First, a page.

In case you’ve ever wondered what kind of beverage New Englanders enjoy after a day-long snowfall has changed to freezing rain, this snow-topped trash heap provides an answer: wintry mix.
Jan 28, 2009
Jan 27, 2009
This afternoon I had the delightful task of telling my first-year writing students that Keene State is canceling classes tomorrow as we anticipate our latest snowstorm. I don’t teach on campus on Wednesdays–it’s my usual online grading day, a job I do from home regardless of the weather. But I experienced a vicarious thrill listening to my students’ excited plans to spend the day tomorrow sleeping in and making snowmen and snow-angels. What better way to spend a winter Wednesday?
When I finished teaching the last of today’s classes, I rushed home to walk Reggie in the lingering light of late afternoon. I regularly walk the dog when I’m done teaching: a late afternoon walk is a great way to shake off the workday, and I’m convinced both Reggie and I rest better because of it. But today, there was an additional urgency and thrill.
Tomorrow we’ll be snowed in, I thought, so we’d better walk now while the walking is good. While others were rushing out to the grocery store to stock their shelves and refrigerators with storm supplies, I snapped images of downtown shop windows. I have plenty of food in the house to weather our latest winter storm, but what will I blog in the meantime?
Tomorrow morning I was supposed to attend a meeting on campus, and I had another commitment in the afternoon. Now, with a single announcement, both of those obligations are obliterated, as if they themselves were buried in snow. I’d planned to do laundry tomorrow, and I have an afternoon appointment to get my car serviced…but if the sky falls as snowflakes, I can skip this week’s laundry and postpone that service appointment. If need be, I can skip out on everything tomorrow, staying hunkered down at home while grading papers online, my dog and a warm blanket to keep me company. Apart from the requisite doggy bathroom breaks, there’s really no need for me to go out into the storm until it’s over and it’s time to start shoveling and scraping.
As I hurried around town this afternoon, I realized how much I love this phenomenon of hunkering down, content in the knowledge that I have a refrigerator full of food, shelves full of books, and enough grading to keep me occupied but not overwhelmed. Even as a child, I enjoyed sick days home from school, for on those days my mom would nestle me on the couch or in bed, a soothing beverage and snack, warm blankets, and my favorite stuffed animals all within easy reach. On those days, I felt like a snug ship facing stern seas: no matter what sort of threat awaited outside, inside my warm cocoon I had everything I needed to stay safe and secure.
As I type these words, I’m tucked in for the night, my warm laptop my only link to the outside world. The sky can fall as snowflakes if it likes, and I myself don’t mind.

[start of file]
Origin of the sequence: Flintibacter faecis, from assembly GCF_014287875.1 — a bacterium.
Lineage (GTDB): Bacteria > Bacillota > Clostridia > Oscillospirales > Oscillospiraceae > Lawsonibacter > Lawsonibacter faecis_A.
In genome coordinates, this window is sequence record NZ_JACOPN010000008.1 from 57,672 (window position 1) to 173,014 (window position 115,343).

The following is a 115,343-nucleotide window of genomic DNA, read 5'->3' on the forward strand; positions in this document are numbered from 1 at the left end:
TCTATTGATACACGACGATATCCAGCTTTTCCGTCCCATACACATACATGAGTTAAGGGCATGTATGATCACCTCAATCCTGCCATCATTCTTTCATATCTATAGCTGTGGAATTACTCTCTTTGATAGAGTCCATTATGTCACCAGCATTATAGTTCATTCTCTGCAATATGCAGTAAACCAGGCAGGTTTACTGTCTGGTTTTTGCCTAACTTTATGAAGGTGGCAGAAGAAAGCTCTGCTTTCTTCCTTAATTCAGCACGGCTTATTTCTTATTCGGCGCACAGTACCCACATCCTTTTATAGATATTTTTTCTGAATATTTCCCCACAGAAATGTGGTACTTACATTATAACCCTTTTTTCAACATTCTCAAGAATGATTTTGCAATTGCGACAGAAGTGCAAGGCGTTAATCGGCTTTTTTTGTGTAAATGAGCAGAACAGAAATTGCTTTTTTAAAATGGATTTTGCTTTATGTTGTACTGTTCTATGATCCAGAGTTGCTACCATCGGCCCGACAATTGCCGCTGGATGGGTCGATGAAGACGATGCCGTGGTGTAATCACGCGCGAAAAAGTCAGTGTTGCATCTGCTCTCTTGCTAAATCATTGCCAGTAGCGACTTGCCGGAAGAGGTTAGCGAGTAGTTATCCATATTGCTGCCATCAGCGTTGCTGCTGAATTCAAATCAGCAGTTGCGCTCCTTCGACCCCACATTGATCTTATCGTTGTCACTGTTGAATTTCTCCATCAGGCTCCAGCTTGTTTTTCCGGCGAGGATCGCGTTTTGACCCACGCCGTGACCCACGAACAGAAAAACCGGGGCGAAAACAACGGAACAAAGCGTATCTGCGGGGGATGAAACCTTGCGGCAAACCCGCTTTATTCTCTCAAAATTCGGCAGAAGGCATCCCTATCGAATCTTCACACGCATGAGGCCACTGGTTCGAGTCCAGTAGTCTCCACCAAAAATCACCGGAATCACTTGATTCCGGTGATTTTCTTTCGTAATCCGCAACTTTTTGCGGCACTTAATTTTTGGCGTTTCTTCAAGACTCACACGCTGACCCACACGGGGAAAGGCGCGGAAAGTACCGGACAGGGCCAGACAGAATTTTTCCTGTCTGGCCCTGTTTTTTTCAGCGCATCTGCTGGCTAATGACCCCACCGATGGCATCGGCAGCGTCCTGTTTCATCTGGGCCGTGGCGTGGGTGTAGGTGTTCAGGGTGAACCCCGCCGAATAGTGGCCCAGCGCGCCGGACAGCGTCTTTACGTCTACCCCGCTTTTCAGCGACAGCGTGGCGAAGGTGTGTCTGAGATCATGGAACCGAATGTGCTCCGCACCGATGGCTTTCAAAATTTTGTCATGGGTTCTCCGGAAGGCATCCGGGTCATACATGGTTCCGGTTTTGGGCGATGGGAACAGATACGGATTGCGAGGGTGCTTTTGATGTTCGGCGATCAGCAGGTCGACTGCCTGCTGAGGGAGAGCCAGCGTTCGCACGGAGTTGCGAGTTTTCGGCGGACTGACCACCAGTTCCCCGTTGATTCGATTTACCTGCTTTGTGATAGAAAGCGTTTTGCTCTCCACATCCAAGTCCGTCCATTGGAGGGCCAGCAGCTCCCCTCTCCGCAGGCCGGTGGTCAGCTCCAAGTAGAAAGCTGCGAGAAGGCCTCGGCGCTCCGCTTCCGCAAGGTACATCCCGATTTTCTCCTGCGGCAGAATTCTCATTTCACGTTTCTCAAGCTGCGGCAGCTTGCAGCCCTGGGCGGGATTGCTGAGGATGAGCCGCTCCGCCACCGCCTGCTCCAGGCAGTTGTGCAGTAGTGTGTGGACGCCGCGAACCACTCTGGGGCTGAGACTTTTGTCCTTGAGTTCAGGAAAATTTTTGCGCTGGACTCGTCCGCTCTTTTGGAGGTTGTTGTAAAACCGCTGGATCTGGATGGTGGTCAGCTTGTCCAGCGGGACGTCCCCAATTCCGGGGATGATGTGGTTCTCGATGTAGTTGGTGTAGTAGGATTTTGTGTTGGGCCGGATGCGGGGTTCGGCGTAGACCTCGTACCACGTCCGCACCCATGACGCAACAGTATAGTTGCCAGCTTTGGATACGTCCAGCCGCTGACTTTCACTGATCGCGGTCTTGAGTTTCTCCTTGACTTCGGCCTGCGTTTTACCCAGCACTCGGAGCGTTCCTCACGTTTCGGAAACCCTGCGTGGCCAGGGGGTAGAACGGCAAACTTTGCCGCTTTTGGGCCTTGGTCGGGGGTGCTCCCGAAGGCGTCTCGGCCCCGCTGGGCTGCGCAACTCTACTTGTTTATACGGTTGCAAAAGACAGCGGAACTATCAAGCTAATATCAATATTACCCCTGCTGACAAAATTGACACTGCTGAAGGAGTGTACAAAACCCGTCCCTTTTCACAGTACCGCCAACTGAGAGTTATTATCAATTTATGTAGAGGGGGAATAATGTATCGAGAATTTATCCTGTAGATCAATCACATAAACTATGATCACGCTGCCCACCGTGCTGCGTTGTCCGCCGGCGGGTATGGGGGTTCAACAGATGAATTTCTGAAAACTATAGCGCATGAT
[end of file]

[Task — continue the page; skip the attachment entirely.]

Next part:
Jan 26, 2009
Be careful what you pray for: you just might get it. If you’ve ever been tempted to ask God to give you a sign, be aware that the Deity might take you literally. Does God have a sense of humor? Only if you think having a snowplow-pushed road sign land on some hapless stranger’s car is funny. Or perhaps you have to see the other side of this sign to see the humor:
Maybe parking in front of the Waban Post Office, even on a Saturday when the one-hour parking restriction isn’t in effect, is never a good idea. During snowplow season, no sign anywhere is safe, so let drivers beware.
Jan 23, 2009
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Jan 21, 2009
You’d think that last week’s Photo Friday theme, Meditation, would be an easy one for someone who practices and teaches Zen meditation, but the exact opposite is true. Because I practice meditation, I actually have very few photos of meditation.
Taking a “meditation” photo offers the same challenge as capturing the ponytail shot in my last post: how do you take a picture of yourself sitting and not taking pictures? The Dharma room is, after all, one of the few places where I don’t carry a camera, so I had to go all the way back to August, 2007 to find a handful of images I shot after practice at the Open Meadow Zen Group one morning. Notice I that I shot these photos after (not during) morning practice. These aren’t photos of meditation; instead, they’re photos of the scene of meditation. Over the years I’ve taken more than a few pictures of Buddha statues, Buddhist ceremonies, and pretty Dharma rooms…but statues, ceremonies, and Dharma rooms aren’t themselves “meditation.” The accoutrements of meditation aren’t the same as meditation itself, and that makes “meditation itself” particularly difficult to capture in images.